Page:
April 20, 2020

Recently, we preschool teachers were chatting with a few parents about the issue of sharing. What a simple but loaded concept! We’ve all been there: our child is playing happily with a favorite toy and along comes another child who wants the same toy. “Share!” we beam, telling our child they can have the toy for one more minute before they need to hand it over. Our child is devastated and we’re left with the uneasy sense we’ve done something wrong. But at least we were a decent person and encouraged our child to strengthen a virtue! Right?

Well, maybe not. Years ago, in the course of our training and experience working with young children, we read something that changed how we view and approach the issue of sharing. A researcher was encouraging parents and educators to view sharing through an adult lens to understand the impact of mandated sharing on children. If we look at preschool play situations through an adult lens, we would certainly refrain from telling an adult to relinquish something they were using after an arbitrary time limit. Doing so would be strange, so why do we ask this of our children? For example, if you had a set of weights at the gym, would someone ask you to share or would they wait until you were done? They’d wait. When working with children, we try to keep this in mind. At Ecole Des Petits Amis, we allow our preschoolers to decide when their turn is done rather than have us decide or enforce sharing with the use of a timer. We also model for them how to ask others to share and how to respond to a request to share. 

“Could you share with me, please?


or –

“When I’m done.”

Once our preschoolers have grasped these concepts and can respectfully request and respond to sharing queries, we find that we only occasionally need to intervene in sharing conflicts.

Sharing is not necessarily a concept that children are born with. Some research suggests that it may be a concept that children do not fully grasp until age five ( We should be realistic about how early our preschoolers can master this skill. The idea of sharing will need to be taught and retaught, ideally through play, games, stories and great modelling. Once we’ve stressed what sharing looks like, we need to allow children to practise these important life skills. A quote we love: “Children cannot learn to negotiate problems if they are not allowed to have them.” (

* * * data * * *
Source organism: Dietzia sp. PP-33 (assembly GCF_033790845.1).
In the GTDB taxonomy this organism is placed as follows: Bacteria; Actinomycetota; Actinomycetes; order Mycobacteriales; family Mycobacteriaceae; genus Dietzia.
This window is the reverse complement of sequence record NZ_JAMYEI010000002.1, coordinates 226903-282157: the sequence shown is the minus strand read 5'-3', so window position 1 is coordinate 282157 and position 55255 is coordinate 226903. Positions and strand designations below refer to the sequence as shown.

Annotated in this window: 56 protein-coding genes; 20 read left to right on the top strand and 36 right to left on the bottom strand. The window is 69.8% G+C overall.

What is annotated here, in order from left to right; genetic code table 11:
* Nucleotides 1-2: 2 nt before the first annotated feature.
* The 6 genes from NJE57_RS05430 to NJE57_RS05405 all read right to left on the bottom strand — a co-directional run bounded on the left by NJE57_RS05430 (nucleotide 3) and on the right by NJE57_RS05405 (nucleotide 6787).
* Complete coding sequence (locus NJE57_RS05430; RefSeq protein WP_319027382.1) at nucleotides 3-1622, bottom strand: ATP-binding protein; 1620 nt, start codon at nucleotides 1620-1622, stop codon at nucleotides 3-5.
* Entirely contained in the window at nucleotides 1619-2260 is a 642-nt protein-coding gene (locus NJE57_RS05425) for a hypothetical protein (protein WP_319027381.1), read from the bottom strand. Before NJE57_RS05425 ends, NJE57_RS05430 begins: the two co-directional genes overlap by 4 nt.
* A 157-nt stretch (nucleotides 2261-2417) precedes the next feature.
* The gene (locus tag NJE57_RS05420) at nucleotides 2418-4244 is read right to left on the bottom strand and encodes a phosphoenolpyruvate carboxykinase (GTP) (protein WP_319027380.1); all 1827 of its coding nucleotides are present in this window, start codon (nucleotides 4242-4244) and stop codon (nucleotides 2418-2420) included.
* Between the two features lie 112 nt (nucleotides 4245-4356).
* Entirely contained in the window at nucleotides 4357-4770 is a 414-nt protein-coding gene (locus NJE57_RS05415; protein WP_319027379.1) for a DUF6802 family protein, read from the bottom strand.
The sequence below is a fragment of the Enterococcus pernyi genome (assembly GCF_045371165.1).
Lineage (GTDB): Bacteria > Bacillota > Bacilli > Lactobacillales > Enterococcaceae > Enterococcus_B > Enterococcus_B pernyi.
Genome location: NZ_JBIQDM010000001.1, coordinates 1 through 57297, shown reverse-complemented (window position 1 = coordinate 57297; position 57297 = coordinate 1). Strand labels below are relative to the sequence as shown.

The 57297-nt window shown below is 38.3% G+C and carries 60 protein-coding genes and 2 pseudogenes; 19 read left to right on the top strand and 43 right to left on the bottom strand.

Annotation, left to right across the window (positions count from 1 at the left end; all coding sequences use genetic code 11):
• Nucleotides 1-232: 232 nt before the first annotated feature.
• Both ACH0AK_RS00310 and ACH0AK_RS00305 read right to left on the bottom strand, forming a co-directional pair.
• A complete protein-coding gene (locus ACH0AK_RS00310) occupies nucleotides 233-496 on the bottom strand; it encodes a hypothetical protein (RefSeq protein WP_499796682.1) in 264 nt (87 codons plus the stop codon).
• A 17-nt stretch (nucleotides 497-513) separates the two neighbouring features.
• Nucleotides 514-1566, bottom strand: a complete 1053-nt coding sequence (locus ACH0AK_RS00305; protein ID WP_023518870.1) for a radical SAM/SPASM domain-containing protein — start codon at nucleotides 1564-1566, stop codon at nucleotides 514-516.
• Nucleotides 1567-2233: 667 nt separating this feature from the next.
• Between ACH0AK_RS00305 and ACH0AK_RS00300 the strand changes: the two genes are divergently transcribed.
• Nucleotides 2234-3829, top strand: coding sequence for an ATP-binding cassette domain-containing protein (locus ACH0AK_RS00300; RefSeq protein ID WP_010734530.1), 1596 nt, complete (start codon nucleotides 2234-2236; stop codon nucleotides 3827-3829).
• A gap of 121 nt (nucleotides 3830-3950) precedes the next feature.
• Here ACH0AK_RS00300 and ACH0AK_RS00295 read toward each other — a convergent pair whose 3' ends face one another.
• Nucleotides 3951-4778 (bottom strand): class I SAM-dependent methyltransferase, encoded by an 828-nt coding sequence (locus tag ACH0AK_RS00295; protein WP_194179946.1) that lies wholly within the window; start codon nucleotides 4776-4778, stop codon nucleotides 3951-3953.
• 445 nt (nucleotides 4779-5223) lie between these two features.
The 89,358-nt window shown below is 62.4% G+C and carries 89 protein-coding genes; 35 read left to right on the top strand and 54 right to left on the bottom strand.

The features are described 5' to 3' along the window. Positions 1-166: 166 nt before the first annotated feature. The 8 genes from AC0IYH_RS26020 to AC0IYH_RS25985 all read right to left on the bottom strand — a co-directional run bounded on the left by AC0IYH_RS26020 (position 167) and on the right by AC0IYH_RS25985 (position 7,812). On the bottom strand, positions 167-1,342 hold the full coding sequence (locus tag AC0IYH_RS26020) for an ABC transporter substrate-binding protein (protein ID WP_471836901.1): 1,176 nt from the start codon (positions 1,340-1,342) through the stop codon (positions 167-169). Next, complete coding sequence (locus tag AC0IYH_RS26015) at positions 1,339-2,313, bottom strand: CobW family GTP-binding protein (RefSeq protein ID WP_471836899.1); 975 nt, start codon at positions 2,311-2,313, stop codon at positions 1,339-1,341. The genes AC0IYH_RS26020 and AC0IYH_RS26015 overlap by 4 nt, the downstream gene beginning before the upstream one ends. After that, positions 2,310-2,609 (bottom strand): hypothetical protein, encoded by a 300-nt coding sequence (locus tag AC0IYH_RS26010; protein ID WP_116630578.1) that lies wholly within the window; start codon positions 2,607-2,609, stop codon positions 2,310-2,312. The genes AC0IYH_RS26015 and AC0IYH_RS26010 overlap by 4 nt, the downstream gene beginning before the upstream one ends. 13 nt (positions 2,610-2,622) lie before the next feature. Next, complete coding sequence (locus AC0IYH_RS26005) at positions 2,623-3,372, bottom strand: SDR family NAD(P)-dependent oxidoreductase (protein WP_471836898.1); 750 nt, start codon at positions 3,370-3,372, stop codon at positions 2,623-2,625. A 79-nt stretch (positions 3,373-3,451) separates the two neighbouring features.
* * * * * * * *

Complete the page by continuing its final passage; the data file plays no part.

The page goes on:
“Children cannot learn to negotiate problems if they are not allowed to have them.” (

A great piece of advice is to allow children to put away special items they do not wish to share during play dates. We follow this advice at preschool as well. If a child brings something special to preschool and doesn’t wish to share it, we ask them to leave the item in their backpack.

Benefits of Sharing

Sharing is a social skill that is essential for relating to and working with others. It helps us make and keep friends. It asks us to take the perspective of another and teaches us about compromise and fairness. Sharing teaches us to take turns and to deal with disappointment. 

Ultimately, sharing takes us out of ourselves and demonstrates that the roots of empathy within us have grown strong enough to adopt the viewpoint of another. When children are given the chance to practice sharing respectfully on their own terms, they will find themselves on both sides of the equation: wanting a toy someone else has, and having a toy that someone else wants. We love watching this process unfold at preschool and observing how the issue of sharing helps hone empathy in children. With enough practice on opposite sides of the sharing equation, and enough gentle coaching on graciously requesting and responding to sharing requests, children develop the empathy and understanding to know how the child opposite them is feeling.

Sharing teaches empathy. It also teaches boundaries. Watching our preschoolers develop these skills through the practice of sharing is highly rewarding.

Teaching Our Children to Share

Perhaps the best way to teach our preschoolers to share is to model for them what sharing means. How do you share playdough? Are you breaking your piece in half? How do you share the cars? Give one or two to your friend? Trade them for a different car? Practice sharing with your child, as well as with your spouse and other children so they can see this concept at work. We make time for practising sharing by engaging in lots of free play at Ecole Des Petits Amis ( You can take turns picking the movie at home or where to sit at dinner. If your child is very resistant to sharing, you can also try role modeling how it feels when someone doesn’t share. And don’t forget to praise your child when they demonstrate great sharing with others!

Sharing Activities and Books

Cooperative games by Peaceable Kingdom like ‘Hoot Owl Hoot!’ or ‘Feed The Woozle’ ask children to work together to accomplish a goal. Even without an overall winner, cooperative games teach important concepts like turn taking, communication and cooperation.

A great game idea from is ‘Shiny, Shiny Apple’. It’s essentially the opposite of Hot Potato. You pass around the shiny apple (or ball) and the goal is to end up with the apple. While you want to keep the apple to win, you need to share it around the circle.

Many of the Elephant and Piggie books by Mo Williams, such as “Should I Share My Ice Cream?” impart great lessons like sharing and turn-taking through humour. “Llama Llama Time to Share” by Anna Dewdney is another great book option about sharing toys with others. Lastly, “That’s Not Mine” by Anna Kang tells the story of two bears who both want the same chair but eventually decide to do something else together.

What are some ways that you encourage your child to share at home? We love hearing about your experiences. Keep us posted on your stories and successes with sharing!

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